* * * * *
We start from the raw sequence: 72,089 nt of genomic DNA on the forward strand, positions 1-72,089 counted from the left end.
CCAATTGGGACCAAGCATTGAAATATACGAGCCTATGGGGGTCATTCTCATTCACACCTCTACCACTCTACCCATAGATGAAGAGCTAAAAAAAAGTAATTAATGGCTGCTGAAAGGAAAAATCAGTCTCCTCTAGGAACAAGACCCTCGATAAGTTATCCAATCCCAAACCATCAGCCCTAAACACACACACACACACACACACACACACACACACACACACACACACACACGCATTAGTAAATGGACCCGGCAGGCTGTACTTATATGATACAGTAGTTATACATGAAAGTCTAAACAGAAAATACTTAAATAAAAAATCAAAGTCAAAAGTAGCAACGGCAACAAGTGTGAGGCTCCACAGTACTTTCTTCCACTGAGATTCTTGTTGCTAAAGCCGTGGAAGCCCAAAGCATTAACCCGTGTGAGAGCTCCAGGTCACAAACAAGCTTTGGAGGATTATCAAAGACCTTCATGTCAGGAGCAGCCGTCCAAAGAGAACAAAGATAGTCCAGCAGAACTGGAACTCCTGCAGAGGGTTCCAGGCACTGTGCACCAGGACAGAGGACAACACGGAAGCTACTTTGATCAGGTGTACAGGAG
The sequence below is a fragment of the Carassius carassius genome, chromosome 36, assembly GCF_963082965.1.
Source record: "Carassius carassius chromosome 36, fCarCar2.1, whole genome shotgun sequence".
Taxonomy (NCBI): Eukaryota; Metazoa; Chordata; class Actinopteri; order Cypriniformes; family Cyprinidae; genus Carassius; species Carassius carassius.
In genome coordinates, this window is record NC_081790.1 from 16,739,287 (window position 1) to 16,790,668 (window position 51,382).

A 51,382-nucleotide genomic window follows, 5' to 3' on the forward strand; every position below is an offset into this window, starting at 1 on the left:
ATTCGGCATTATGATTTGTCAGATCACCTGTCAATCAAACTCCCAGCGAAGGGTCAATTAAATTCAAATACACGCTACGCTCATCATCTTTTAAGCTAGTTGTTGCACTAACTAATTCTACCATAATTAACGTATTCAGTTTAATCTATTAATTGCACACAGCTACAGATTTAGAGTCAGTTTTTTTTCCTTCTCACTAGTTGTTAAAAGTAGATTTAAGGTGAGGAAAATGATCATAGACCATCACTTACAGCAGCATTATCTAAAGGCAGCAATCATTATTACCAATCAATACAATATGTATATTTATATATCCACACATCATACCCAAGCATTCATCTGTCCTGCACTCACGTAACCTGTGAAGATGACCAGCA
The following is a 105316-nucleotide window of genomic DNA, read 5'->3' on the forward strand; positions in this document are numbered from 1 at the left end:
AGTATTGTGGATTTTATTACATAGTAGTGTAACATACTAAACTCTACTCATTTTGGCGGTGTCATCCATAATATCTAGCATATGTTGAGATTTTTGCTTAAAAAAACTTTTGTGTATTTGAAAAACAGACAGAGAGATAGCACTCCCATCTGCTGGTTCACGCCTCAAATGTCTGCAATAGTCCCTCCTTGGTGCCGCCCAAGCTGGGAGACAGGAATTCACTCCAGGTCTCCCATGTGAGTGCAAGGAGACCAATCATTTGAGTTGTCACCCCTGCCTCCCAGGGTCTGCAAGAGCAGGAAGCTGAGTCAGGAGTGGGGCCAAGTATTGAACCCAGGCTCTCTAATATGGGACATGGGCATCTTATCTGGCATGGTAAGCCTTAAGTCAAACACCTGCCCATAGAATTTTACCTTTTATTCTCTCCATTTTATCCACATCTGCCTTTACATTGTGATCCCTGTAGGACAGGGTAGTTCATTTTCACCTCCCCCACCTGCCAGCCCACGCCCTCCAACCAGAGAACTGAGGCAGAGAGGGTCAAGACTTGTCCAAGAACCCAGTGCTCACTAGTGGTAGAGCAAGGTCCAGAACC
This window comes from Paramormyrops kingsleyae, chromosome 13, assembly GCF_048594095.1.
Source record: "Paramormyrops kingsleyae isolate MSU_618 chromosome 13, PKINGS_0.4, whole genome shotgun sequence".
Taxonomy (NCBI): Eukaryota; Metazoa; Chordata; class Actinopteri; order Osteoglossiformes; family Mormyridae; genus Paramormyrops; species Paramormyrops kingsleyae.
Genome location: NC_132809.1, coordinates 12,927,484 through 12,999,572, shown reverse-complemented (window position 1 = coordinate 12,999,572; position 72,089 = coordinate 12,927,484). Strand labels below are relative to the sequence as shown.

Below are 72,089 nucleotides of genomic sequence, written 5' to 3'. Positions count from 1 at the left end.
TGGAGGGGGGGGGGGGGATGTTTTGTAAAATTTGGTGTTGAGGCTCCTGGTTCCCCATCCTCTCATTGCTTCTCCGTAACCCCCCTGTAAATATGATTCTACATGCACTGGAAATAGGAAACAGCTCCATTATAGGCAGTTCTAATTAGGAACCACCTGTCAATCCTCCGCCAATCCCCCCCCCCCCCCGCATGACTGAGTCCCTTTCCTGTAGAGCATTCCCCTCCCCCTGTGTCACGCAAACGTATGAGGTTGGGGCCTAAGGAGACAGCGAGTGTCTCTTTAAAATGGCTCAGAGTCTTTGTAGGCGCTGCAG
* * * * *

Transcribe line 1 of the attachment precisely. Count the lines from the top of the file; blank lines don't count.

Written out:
We start from the raw sequence: 72,089 nt of genomic DNA on the forward strand, positions 1-72,089 counted from the left end.